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Wednesday, 27 April 2011

Lies, Damned Lies and Alex Salmond

Sometimes, it's good to remember that there's a lot to like about some of our political opponents. Participating in local hustings, I've noticed there are many areas of shared policy with other parties, most notably the SNP. There is much in the SNP manifesto that I can relate to as a liberal; there are also figures within the SNP who I have a great deal of respect for, even if I don't always see eye to eye with them.

I have enormous respect for Alex Salmond but I don't always take to him. I admit he is a highly capable leader and has had his successes during his time at First Minister. I think it's his personal style and presidential approach I find exasperating; even when I agree with him I can't help but find him arrogant. That in itself is a realtively small issue. I know Salmond can be a clever operator and adept and manipulating situations to his advantage. But I had more respect for him than to imagine he would resort to flagrant deception to further his electoral chances.

The antics of the Tories and the "No2AV" campaign have been bad enough. Their misinformation about AV could well result in legal action and it leaves a bad taste in the mouth. By all means, champion the cause of the electoral system you prefer. Play up its merits. But resorting to fear, negativity and blatant untruth to undermine your opposition is not acceptable. It's not fair, it's not clever. And it shouldn't be right, although it seems that the Electoral Commission have never considered extending the laws governing election campaigning to referenda. So maybe the Tories can say whatever they like - such as AV would result in the England football team being regularly trounced by Andorra and Liechtenstein - and get away with it.

Now, back to Alex Salmond. This morning I was having a conversation with some Green activists and another friend who seems a little confused by the three seperate ballot forms. We were all angry about Salmond's suggesting - OK, insistence - that the second Holyrood vote (the Regional List) is a personal vote for First Minister. It was bad enough last time around when the SNP were allowed to stand using the description "Alex Salmond for First Minister". It was potentially confusing but it could have been argued that this is just evidence of the SNP's determination to fight the election in a presidential-style way.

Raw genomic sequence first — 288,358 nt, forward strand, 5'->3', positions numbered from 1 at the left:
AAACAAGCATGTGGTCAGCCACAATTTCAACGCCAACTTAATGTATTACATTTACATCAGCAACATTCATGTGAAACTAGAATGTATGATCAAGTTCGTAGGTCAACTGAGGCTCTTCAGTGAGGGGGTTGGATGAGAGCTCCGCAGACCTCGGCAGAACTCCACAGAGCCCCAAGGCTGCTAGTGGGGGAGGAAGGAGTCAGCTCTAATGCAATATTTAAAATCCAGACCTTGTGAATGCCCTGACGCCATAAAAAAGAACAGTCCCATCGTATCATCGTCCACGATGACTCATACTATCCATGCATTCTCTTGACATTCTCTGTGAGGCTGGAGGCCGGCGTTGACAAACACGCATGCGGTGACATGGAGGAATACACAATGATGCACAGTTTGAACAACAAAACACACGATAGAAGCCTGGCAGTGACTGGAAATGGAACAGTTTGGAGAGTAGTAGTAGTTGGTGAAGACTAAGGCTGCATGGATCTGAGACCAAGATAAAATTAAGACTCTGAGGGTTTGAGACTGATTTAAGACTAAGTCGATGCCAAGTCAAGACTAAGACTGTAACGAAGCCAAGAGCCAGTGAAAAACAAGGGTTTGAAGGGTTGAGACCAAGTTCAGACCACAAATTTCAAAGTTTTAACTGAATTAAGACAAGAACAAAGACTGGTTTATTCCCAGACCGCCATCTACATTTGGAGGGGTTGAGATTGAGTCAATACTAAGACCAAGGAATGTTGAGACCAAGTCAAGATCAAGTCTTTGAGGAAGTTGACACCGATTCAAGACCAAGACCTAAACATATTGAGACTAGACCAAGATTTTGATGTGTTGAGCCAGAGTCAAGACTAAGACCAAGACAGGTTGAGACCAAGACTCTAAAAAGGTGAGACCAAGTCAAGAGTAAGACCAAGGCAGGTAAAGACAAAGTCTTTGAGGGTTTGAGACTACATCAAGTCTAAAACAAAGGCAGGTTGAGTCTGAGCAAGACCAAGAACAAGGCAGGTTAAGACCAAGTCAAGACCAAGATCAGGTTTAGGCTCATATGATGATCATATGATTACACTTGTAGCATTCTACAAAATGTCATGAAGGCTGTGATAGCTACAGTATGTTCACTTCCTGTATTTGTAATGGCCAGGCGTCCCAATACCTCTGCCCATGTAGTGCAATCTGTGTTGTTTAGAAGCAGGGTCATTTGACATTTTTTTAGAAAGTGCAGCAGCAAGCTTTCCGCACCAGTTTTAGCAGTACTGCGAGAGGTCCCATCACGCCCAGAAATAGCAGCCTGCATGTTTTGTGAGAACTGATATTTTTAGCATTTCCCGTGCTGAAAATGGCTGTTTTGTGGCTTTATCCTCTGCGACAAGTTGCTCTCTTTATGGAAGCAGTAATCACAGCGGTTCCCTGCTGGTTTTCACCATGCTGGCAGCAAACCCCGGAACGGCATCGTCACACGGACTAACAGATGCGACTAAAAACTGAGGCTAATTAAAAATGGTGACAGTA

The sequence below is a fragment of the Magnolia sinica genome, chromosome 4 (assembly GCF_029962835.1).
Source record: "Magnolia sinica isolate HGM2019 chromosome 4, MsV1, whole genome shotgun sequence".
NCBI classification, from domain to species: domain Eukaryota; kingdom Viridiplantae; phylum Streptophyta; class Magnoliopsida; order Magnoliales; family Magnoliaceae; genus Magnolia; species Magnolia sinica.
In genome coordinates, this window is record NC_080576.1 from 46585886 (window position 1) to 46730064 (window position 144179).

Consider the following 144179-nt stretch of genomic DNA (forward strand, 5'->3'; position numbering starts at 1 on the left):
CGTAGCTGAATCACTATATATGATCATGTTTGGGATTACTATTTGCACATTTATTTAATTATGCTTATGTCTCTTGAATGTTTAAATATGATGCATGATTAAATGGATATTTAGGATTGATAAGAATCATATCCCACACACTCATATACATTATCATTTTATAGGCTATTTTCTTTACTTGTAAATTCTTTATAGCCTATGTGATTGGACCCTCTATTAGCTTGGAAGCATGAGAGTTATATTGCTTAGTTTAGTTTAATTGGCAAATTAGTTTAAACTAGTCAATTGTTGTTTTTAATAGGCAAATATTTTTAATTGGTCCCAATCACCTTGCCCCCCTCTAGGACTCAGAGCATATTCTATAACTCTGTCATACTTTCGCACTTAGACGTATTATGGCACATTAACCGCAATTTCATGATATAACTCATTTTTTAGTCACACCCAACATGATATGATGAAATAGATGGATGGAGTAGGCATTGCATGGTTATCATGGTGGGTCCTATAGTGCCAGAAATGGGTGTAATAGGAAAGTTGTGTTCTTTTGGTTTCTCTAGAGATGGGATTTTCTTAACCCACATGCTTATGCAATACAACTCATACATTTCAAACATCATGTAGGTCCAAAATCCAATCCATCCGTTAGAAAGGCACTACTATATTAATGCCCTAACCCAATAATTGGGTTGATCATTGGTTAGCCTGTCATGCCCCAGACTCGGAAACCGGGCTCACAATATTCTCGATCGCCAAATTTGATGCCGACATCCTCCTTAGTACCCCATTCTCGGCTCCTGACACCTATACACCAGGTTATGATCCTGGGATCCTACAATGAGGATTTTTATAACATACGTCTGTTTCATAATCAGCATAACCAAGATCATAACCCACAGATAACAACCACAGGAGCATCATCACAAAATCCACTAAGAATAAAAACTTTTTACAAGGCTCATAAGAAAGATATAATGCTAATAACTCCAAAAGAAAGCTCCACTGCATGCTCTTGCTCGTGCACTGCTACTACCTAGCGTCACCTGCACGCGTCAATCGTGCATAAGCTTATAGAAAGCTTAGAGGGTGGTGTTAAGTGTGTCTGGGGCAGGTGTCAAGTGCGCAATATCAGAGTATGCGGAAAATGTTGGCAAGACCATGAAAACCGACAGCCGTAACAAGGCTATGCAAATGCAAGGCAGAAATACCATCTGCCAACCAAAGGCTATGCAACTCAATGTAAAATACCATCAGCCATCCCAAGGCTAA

This time round, Salmond has actually stated categorically that the second vote is for electing Scotland's First Minister. It isn't and he knows it isn't. This isn't being a little disingenuous or economical with the truth. It's a blatant lie.

The SNP are usually good at maximising the regional vote so why they have to resort to such dishonesty I don't know. But Salmond shouldn't be allowed to get away with peddling such blatant misinformation in a shamefully cynical attempt to manipulate the vote. The regional list gives voters a chance to vote for multiple regional MSPs via the Additional Member System, which being a roughly proportional system has in the past delivered several members from parties such as the Greens, the SSP and the Senior Citizens' Unity Party. And Margo Macdonald. Clearly Salmond is so terrified at the prospect of our democratic system resulting in the Greens gaining a respectable number of MSPs that he is happy to undermine democracy by intentionally misleading voters.

Professor John Curtice argues that the election will be won or lost via the regional list, which is not an unreasonable assumption. Many constituencies will not change hands, which is why “the SNP is trying to put it in layman’s terms by saying the regional vote is a vote for First Minister and the constituency vote is for your local MSP.” But such "layman's terms" are devious and deceptive.

I appreciate that for some people, like my friend who is not particularly political but values his democratic right, the Scottish electoral system is difficult to grasp. Having the First Minister confuse it further by indicating that one ballot form is for voting for the next FM is irresponsible and fraudulent. Someone who might want to vote Green or SSP but prefers Alex Salmond to Iain Gray will be likely to vote SNP in the regional list, while the minor parties are again squeezed. This isn't democracy.